The ex-Editor in Chief of the deservedly defunct “fake news” outlet Exaro, Mark Watts, has been openly fomenting a malicious campaign of intimidation and vilification of me since October 2016, in concert with his German anti-Semitic chum and other conspiraloons.
The Times columnist David Aaronovitch called attention to this in late February last year, when he thundered at Watts:
How dare you? How dare you cite that anti-Semitic creep in your campaign against Barbara Hewson who was as right about all this as you were disastrously wrong? Have you no shame Watts?
Given that Watts’ former flagship, Exaro, called critics and opponents “paedophiles” and “paedophile-apologists” as long ago as 2014, the smear-op almost certainly goes back much earlier. And it’s a massive exercise in sour grapes.
There’s a reason why the incomparably stupid and malicious Watts broke cover in 2016. Operations Fernbridge and Cayacos were toast, Operation Midland had tanked earlier that year, and Operations Conifer and Ruffle were not looking promising. Watts and his troll army – the German Dame of Miele, the blonde ICU nurse in Salisbury, the Baker in Merseyside and their sock-puppet crew of hardcore conspiracyloons – were desperate to regain lost ground.
Except: it never seems to have dawned on these idiots that I could not possibly be blamed for these failed operations (though one of their socks has recently tried to do just that!). Now, when I appeared at court last year to report on a matter in which Watts is heavily invested, Watto – as I shall have to call him – simply blanked me.
Well, Mr Watts, you and your unenlightened conspiracy theory milieu (I’m being kind here) decided to go after me. There is a price to be paid for that. And it will be paid later.
But let’s recount what happened this week. I turn up at a certain elegantly constructed court in the West Country. Mirabile dictu! Watts sits down on the very same bench in the court corridor as I do. Given that Watto usually hurries away when I hove into view, I found this interesting. No fewer than ten hacks were in attendance, so this was some big gig.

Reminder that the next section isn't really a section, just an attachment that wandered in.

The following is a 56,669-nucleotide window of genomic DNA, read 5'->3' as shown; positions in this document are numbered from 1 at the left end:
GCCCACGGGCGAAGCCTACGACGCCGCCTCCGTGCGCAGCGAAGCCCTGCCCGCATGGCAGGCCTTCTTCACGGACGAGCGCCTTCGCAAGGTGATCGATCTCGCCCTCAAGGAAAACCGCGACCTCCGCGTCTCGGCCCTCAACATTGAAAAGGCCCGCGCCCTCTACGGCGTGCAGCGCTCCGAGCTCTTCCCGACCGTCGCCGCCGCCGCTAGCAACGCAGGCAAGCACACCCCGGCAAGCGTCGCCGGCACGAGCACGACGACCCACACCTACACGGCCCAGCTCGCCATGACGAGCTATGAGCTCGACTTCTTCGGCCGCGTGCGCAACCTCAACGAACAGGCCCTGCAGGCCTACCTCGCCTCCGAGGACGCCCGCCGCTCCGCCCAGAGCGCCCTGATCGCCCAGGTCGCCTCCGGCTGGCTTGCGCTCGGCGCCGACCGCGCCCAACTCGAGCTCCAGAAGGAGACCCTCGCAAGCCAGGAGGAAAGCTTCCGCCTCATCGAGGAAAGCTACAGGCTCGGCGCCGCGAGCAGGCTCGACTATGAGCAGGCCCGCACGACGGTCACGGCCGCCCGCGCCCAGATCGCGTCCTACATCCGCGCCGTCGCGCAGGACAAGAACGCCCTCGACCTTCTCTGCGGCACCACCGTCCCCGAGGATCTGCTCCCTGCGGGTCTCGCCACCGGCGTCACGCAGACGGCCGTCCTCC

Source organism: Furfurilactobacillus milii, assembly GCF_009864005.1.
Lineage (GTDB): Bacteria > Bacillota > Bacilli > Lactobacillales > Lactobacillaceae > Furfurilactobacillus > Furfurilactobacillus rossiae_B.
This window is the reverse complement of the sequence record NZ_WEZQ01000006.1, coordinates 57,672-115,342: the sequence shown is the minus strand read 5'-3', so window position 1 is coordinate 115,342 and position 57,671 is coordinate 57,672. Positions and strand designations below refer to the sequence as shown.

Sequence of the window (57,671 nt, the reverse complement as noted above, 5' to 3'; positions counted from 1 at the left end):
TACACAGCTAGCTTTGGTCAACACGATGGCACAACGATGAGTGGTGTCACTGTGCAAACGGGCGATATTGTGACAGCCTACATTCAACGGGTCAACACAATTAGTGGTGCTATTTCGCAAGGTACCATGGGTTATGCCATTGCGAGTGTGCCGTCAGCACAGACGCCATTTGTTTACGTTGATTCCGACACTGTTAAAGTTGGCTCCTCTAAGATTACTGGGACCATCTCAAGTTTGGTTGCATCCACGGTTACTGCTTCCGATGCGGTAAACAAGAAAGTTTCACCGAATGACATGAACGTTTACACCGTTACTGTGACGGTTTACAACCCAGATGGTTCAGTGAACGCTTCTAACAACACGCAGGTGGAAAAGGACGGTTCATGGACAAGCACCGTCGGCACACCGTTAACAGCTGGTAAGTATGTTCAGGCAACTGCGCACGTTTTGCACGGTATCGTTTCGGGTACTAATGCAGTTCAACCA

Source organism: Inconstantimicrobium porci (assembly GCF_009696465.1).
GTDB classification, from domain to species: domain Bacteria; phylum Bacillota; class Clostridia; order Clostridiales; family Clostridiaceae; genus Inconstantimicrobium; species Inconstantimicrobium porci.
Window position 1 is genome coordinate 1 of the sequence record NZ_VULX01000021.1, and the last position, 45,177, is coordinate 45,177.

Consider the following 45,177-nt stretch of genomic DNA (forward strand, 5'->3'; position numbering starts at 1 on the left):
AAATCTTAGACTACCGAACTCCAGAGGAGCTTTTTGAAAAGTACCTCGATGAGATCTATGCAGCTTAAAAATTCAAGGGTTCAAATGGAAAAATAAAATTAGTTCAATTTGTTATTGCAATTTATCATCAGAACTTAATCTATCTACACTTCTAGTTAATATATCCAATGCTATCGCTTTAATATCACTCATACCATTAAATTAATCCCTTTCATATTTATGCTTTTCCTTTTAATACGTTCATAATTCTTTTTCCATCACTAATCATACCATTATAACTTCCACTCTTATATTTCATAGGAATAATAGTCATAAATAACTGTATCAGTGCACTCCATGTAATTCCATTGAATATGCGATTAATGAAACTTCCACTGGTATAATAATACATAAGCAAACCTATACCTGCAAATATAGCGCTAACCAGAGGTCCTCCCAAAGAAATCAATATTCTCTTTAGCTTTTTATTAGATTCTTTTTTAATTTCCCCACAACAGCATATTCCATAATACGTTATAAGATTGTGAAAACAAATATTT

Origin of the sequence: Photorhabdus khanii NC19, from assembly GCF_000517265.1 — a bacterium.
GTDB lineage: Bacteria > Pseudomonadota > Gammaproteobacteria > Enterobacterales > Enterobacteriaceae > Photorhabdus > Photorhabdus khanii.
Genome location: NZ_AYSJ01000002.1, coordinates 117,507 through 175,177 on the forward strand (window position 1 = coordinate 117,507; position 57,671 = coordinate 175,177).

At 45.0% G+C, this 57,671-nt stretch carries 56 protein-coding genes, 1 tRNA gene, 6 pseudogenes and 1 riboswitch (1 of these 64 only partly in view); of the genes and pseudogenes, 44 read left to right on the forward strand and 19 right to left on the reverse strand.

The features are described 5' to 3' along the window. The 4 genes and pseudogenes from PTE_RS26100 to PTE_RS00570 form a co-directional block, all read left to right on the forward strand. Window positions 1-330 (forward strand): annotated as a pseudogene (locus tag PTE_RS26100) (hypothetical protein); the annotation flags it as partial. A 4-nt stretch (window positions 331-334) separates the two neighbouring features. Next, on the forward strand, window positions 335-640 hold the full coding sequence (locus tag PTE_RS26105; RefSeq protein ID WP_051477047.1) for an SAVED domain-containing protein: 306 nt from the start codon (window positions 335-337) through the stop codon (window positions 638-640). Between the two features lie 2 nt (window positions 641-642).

I hope you will understand that, given the reams of malicious attacks and bare-faced lies that Watts’ online coterie have directed at me since 2015, I had no wish to hob-nob with this man. And indeed all I did was to post a tweet on my locked personal Twitter account, revealing that he wore a pink tie with grey stripes.
I can reveal….
Well, sauce for the goose is sauce for the gander, is it not?
This led to a merry quip from a follower, which made me laugh out loud. You have to laugh sometimes, don’t you?
So I decided to reveal, in the interests of transparency, that Watts was also sporting a blue suit.
The next day, Watts appeared wearing a pink shirt and a green patterned tie. I communicated this very important news to my followers, as any conscientious hack must.
The interminable arguments – most of which which I had already heard, not once, not twice, but THREE days already – continued! What’s a girl to do? By then, the hack-quotient was down to eight: no doubt some brave souls, losing the will to live, had broken free.
The judge voiced a muted protest. Things have proceeded at a stately pace, he said. This is a simple case with a simple defence. Evidently, he wanted the legal representatives to giddy up.
The Court rose. A bundle for the jury (already sworn in) was in preparation, so it was said. They do like to leave things until the very last minute, do they not, in the English criminal courts?
The court IT system was down, as I gather is the norm these days. Experienced men of the press gathered in a cluster, speaking in tiny, inaudible whispers. I suppose they didn’t want their penetrating observations being caught by the electronic recording equipment.
I was the sole woman left, as the BBC lady had bolted. Given the hotel we were in, I ca’n’t say I blame her.
But then there was a stir. Counsel came back into court. The jury was called in.
Sadly, there is no longer a stentorian clerk who shouts ALL RISE in deafening tones. It is all rather subdued, though (thank goodness) Her Majesty’s judges in criminal matters come properly robed and wigged – none of this modern regalia.
Defence counsel indicated to the judge that the defendant wished to be re-arraigned. The client had reflected further over-night, the court was told.
Would you Adam and Eve it? The case started all over again.
Count 1. [reads out] How do you plead? Guilty. Guilty! repeated the rather splendid court clerk, in a silver bob, emphatically.
Count 2. [reads out] How do you plead? Guilty. Guilty!
Count 3. [reads out] How do you plead? Guilty. Guilty!
Count 4. [reads out] How do you plead? Guilty. Guilty!
Count 5. [reads out] How do you plead? Guilty. Guilty!
Count 6. [reads out] How do you plead? Guilty. Guilty!
And then it was all over, and I was walking out into the sunshine.
You can never anticipate what will happen, can you?